General Performance vCenter

PowerCLI 5.5 r2 New Feature: Set vMotion Priority

In the latest release of PowerCLI (5.5 r2), is a new feature allowing us to set the vMotion priority of a VM. The ability to set vMotion priority is not new to vSphere. The feature was first introduced in vSphere 4.1. However, up until now, vMotions occuring through the use of the PowerCLI “Move-VM” command would only operate at standard vMotion priority.

What is vMotion Priority?

When a vMotion occurs, vCenter attempts to reserve the resources on both the source and destination hosts to be shared among all concurrent migrations. For vMotions set at High Priority, vCenter will give a greater share of host CPU resources over the Standard Priority vMotion. This is useful if there is a need to push a specific virtual machine through vMotion quicker than other VMs that are being vMotion at the same time.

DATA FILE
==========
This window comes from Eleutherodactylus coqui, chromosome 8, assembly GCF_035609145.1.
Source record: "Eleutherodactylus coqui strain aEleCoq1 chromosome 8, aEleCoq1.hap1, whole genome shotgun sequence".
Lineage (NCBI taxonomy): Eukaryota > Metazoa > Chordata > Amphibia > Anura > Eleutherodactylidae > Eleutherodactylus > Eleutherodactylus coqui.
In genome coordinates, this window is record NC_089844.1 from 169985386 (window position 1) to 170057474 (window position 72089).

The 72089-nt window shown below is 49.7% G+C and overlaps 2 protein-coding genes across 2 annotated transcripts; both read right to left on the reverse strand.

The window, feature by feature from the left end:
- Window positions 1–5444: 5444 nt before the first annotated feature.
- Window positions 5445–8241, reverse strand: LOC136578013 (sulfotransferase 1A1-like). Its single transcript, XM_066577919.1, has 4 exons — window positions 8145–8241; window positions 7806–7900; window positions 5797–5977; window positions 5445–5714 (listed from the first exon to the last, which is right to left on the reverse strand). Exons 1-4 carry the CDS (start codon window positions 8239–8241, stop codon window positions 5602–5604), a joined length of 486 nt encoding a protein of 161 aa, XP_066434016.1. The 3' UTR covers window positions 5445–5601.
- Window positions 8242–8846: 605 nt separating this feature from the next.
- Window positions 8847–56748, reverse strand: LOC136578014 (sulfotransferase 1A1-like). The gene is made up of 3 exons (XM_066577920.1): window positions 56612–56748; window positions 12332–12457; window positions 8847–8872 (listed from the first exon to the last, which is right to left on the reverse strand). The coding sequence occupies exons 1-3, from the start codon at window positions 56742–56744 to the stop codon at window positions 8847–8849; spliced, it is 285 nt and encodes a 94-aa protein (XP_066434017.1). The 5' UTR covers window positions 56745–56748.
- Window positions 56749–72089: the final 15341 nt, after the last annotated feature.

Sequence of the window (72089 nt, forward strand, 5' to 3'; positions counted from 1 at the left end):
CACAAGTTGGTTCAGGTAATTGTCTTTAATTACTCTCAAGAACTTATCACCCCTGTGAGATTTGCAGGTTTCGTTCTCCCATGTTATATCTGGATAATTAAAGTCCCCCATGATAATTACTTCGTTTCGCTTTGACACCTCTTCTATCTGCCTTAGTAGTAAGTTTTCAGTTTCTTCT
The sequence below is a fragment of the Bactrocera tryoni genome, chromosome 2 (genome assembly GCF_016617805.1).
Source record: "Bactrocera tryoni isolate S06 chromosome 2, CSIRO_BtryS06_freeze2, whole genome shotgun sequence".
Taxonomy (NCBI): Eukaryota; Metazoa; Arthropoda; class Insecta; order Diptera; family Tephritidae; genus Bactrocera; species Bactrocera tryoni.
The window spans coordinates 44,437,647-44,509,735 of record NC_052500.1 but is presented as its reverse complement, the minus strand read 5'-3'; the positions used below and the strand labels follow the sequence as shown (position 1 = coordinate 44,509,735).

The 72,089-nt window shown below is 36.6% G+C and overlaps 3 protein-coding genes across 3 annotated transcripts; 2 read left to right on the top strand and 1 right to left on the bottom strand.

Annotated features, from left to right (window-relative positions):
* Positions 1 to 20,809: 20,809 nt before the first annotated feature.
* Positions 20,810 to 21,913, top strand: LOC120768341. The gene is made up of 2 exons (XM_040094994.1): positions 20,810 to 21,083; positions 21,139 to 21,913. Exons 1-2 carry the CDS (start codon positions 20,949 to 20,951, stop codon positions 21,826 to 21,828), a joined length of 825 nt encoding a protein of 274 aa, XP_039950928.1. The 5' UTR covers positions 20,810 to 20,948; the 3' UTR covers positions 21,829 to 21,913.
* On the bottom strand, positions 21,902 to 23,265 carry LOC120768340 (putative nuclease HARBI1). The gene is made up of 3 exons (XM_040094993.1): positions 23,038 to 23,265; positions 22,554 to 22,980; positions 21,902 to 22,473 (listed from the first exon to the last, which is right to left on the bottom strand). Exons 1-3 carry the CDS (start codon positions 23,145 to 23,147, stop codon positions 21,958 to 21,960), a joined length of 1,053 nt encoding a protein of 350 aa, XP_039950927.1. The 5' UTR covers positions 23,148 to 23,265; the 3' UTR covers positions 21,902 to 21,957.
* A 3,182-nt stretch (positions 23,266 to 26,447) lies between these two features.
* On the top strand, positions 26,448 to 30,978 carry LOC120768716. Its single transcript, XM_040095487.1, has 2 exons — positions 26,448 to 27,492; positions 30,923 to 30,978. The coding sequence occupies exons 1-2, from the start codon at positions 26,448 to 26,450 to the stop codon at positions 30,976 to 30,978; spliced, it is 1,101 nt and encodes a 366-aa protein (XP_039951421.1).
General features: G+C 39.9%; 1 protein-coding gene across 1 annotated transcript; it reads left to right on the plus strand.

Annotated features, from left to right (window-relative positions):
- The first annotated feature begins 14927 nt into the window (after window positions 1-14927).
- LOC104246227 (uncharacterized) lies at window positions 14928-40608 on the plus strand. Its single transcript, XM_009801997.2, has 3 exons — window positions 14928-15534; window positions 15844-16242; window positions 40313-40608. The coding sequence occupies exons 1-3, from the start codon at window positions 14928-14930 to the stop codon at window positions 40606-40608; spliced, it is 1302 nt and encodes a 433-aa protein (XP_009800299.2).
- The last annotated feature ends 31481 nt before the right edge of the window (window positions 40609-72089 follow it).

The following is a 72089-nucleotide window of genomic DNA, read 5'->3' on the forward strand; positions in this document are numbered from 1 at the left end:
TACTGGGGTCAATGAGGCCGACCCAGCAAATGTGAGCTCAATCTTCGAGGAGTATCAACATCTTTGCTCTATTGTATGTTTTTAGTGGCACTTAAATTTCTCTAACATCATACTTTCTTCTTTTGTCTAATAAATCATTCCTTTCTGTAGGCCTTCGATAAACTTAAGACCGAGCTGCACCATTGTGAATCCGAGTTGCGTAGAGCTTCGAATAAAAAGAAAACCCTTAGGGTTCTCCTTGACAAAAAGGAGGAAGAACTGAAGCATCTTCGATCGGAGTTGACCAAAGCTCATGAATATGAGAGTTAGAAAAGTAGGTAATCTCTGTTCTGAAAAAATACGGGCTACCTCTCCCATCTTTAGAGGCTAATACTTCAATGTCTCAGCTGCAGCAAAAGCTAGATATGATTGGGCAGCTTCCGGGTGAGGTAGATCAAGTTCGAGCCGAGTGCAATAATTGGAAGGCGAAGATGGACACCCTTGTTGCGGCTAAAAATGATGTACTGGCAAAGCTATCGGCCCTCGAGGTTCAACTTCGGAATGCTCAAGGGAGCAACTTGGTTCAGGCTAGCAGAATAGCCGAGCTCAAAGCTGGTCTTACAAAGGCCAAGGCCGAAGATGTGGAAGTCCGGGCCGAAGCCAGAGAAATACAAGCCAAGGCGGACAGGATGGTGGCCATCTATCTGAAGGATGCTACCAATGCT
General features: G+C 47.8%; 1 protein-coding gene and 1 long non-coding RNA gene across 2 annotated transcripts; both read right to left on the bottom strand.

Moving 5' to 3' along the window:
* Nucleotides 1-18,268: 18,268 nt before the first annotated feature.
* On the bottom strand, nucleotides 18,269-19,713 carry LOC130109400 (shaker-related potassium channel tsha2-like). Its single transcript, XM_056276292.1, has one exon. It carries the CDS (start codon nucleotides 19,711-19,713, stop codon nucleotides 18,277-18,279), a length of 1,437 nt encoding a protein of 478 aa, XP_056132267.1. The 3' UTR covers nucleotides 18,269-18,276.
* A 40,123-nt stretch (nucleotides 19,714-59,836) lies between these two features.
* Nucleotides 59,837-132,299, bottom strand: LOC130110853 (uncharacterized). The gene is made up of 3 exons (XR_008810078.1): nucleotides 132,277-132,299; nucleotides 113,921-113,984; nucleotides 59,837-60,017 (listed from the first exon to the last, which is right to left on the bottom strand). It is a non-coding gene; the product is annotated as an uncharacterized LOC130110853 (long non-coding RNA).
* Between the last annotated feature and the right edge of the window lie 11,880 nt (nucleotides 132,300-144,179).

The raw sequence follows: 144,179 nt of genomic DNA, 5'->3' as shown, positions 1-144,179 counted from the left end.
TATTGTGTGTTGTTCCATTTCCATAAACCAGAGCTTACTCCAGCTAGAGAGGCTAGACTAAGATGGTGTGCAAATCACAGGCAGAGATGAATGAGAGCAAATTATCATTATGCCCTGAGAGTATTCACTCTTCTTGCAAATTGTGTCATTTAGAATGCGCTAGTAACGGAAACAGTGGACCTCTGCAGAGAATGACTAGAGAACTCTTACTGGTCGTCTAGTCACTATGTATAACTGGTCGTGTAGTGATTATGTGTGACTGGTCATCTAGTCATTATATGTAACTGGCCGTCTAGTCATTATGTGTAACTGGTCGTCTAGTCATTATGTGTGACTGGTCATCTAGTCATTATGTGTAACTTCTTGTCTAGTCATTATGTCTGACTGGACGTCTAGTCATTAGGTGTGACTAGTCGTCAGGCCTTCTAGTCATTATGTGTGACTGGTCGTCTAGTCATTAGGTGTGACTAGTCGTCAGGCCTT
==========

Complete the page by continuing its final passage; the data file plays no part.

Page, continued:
vMotion Priority does not change the concurrent vMotion limits. The simultaneous vMotion limits can be seen below:


What are my options?

There are two values to choose from for the -vMotionPriority parameter

  • High – Increased CPU shares given for vMotion
  • Standard (Default) – No additional shares given

How do I use vMotion Priority?

The –vMotionPriority parameter is added on to the Move-VM cmdlet as seen below.


a basic example of this feature is:

Move-VM –vm <VM Name> –vMotionPriority High –destination <destination host> -runasync

*Note: vMotion Priority is a benefit realized during concurrent vMotions.





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